The Program on Negotiation Graduate Research Fellowships are designed to encourage young scholars from the social sciences and professional disciplines to pursue theoretical, empirical, and/or applied research in negotiation and dispute resolution. Consistent with the PON goal of fostering the development of the next generation of scholars, this program provides support for one year of dissertation research and writing in negotiation and related topics in alternative dispute resolution, as well as giving fellows an opportunity to immerse themselves in the diverse array of resources available at PON.
We are very excited to have three new fellows join us this fall:
Alexander E. Kentikelenis
PhD Candidate, Department of Sociology, University of Cambridge
Alexander is a PhD student in sociology at the University of Cambridge and a member of King’s College. His research is in the fields of political economy and public health. Using mixed research methods, his work focuses on the effects of financial crises and International Monetary Fund programs on social policies. During his time at PON, Alexander will study negotiations over loan conditions in agreements between the IMF and borrowing countries. He has published in the Lancet and the European Journal of Public Health, and his work has been featured in various media outlets, including the New York Times, Reuters and the BBC. Alexander also holds an MPhil in Development Studies from Cambridge.
PhD Candidate, Economics at Columbia University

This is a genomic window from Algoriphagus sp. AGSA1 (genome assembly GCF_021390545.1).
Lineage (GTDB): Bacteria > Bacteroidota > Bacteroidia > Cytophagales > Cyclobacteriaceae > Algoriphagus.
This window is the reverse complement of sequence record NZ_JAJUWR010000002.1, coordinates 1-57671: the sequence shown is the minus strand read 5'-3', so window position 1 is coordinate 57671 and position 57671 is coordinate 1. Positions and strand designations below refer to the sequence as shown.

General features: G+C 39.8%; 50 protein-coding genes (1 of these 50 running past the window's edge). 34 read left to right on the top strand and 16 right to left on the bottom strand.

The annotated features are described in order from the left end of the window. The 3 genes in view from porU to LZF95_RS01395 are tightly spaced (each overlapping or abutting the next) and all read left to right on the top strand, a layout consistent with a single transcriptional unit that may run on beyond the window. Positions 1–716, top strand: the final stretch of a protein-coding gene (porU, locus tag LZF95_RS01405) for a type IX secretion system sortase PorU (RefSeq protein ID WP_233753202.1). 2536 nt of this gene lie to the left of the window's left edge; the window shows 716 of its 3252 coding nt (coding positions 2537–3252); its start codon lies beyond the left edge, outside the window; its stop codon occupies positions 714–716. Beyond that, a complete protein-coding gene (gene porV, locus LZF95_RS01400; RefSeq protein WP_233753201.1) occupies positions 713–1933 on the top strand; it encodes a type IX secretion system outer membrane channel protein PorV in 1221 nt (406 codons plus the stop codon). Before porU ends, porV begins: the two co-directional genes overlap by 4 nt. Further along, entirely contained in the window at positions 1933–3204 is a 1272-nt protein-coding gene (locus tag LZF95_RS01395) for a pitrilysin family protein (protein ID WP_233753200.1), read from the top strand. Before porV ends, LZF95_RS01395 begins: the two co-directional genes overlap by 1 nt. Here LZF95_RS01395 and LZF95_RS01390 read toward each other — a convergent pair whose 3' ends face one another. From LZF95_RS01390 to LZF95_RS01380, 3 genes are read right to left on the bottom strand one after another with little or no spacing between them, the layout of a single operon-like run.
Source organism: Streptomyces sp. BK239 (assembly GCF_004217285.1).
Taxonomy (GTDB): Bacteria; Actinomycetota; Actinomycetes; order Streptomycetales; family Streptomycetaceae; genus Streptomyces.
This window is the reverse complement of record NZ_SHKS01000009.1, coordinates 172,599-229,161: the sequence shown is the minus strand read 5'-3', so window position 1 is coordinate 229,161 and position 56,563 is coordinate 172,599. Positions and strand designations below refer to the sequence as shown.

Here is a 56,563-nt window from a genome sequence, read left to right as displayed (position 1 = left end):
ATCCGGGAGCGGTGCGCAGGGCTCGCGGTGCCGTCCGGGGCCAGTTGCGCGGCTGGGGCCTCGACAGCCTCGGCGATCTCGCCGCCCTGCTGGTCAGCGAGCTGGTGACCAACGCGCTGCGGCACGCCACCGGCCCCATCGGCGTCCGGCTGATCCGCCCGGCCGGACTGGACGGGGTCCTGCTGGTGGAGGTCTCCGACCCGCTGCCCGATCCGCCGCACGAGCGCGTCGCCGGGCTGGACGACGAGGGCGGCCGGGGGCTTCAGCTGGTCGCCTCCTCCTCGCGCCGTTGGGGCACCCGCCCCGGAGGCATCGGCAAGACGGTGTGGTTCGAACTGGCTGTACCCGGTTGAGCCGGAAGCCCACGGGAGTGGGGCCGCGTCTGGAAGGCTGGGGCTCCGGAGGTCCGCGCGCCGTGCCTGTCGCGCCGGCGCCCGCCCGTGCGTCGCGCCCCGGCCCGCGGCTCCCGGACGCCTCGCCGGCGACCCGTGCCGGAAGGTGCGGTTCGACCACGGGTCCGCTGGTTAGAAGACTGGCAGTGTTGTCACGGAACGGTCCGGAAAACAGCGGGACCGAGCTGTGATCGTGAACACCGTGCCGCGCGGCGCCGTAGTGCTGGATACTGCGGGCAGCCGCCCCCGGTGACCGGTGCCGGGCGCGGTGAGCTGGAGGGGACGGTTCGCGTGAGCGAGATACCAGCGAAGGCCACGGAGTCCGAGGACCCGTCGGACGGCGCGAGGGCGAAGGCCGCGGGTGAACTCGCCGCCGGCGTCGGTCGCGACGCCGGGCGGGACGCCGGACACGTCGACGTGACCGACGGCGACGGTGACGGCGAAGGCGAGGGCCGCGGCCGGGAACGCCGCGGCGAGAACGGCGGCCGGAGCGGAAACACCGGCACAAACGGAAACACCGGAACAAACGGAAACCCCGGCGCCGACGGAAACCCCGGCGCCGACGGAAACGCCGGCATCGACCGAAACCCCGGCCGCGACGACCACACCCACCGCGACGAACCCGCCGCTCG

Corinne is a Ph.D. candidate in Economics at Columbia University. Her research in Zambia, Kenya, and the United States focuses on the determinants of intra-household allocations, including matching, bargaining, and negotiation. Her current work uses a randomized-controlled trial to explore the role negotiation training can play in increasing Zambian girls’ access to schooling and household resources. The project also aims to understand the underlying mechanisms of negotiation, and thus its potential applications. If negotiation creates the illusion of joint gains while really serving to redistribute toward the trained negotiator, the social benefits of negotiation are likely to be minimal. On the other hand, if negotiation actually allows agents to overcome inefficiencies, then there are broad social gains to expanding negotiation training beyond its current reaches. Corinne is a 2008 National Science Foundation Graduate Research Fellow, and has a B.S. in Economics from Duke University. Prior to joining Columbia, she worked as a management consultant for McKinsey and Company, serving Fortune 500 companies and government clients.
Alexandra van Geen
Ph.D. Candidate, Public Policy, Harvard University
Alexandra is a Ph.D candidate in Public Policy at Harvard University. She is an experimental economist and her research focuses on behavioral economics, reducing (gender) inequality and risk attitudes. Specifically she is interested to design interventions that improve judgment and decision-making.
As a PON Graduate research fellow she will conduct a randomized experiment at a large firm to test an intervention aimed to help overcome gender biases and discrimination in promotion negotiations. This new mechanism, an information nudge, changes the context used to evaluate candidates. She has tested a similar mechanism in the lab where it has proven very successful.
Alexandra holds an MPhil in economics from the CentEr institute at Tilburg University in the Netherlands, and a BA from University College Utrecht at Utrecht University. She has worked for the Dutch Parliament and served as a consultant.
Click Here for additional Information about our Graduate Research Fellowships.